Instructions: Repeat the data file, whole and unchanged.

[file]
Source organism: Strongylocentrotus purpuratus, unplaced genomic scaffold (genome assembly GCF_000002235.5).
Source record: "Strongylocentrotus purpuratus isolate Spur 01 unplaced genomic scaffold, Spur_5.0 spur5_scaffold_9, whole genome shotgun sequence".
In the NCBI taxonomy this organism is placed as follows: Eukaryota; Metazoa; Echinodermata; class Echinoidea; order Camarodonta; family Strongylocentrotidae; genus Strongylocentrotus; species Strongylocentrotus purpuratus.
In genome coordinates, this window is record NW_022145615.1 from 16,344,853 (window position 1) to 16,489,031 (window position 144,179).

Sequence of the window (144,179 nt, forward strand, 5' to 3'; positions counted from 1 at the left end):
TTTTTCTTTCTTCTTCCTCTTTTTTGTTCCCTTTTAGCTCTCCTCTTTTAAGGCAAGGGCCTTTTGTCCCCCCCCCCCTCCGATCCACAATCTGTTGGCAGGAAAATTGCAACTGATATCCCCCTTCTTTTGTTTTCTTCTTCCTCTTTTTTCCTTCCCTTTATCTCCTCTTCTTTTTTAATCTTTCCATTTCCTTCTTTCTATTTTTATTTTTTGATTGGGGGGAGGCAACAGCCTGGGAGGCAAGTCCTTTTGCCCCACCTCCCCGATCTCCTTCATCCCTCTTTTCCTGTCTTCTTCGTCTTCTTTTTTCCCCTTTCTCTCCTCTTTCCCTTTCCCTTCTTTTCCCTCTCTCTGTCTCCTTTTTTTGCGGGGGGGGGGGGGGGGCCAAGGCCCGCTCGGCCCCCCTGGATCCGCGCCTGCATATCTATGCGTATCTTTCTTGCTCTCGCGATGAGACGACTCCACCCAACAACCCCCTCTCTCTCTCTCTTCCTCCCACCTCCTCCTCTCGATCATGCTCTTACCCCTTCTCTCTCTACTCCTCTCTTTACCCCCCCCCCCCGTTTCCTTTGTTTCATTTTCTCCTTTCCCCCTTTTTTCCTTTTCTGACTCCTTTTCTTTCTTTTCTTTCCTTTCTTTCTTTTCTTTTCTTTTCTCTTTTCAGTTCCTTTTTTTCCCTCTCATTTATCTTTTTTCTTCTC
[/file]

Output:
Source organism: Strongylocentrotus purpuratus, unplaced genomic scaffold (genome assembly GCF_000002235.5).
Source record: "Strongylocentrotus purpuratus isolate Spur 01 unplaced genomic scaffold, Spur_5.0 spur5_scaffold_9, whole genome shotgun sequence".
In the NCBI taxonomy this organism is placed as follows: Eukaryota; Metazoa; Echinodermata; class Echinoidea; order Camarodonta; family Strongylocentrotidae; genus Strongylocentrotus; species Strongylocentrotus purpuratus.
In genome coordinates, this window is record NW_022145615.1 from 16,344,853 (window position 1) to 16,489,031 (window position 144,179).

Sequence of the window (144,179 nt, forward strand, 5' to 3'; positions counted from 1 at the left end):
TTTTTCTTTCTTCTTCCTCTTTTTTGTTCCCTTTTAGCTCTCCTCTTTTAAGGCAAGGGCCTTTTGTCCCCCCCCCCCTCCGATCCACAATCTGTTGGCAGGAAAATTGCAACTGATATCCCCCTTCTTTTGTTTTCTTCTTCCTCTTTTTTCCTTCCCTTTATCTCCTCTTCTTTTTTAATCTTTCCATTTCCTTCTTTCTATTTTTATTTTTTGATTGGGGGGAGGCAACAGCCTGGGAGGCAAGTCCTTTTGCCCCACCTCCCCGATCTCCTTCATCCCTCTTTTCCTGTCTTCTTCGTCTTCTTTTTTCCCCTTTCTCTCCTCTTTCCCTTTCCCTTCTTTTCCCTCTCTCTGTCTCCTTTTTTTGCGGGGGGGGGGGGGGGGCCAAGGCCCGCTCGGCCCCCCTGGATCCGCGCCTGCATATCTATGCGTATCTTTCTTGCTCTCGCGATGAGACGACTCCACCCAACAACCCCCTCTCTCTCTCTCTTCCTCCCACCTCCTCCTCTCGATCATGCTCTTACCCCTTCTCTCTCTACTCCTCTCTTTACCCCCCCCCCCCGTTTCCTTTGTTTCATTTTCTCCTTTCCCCCTTTTTTCCTTTTCTGACTCCTTTTCTTTCTTTTCTTTCCTTTCTTTCTTTTCTTTTCTTTTCTCTTTTCAGTTCCTTTTTTTCCCTCTCATTTATCTTTTTTCTTCTC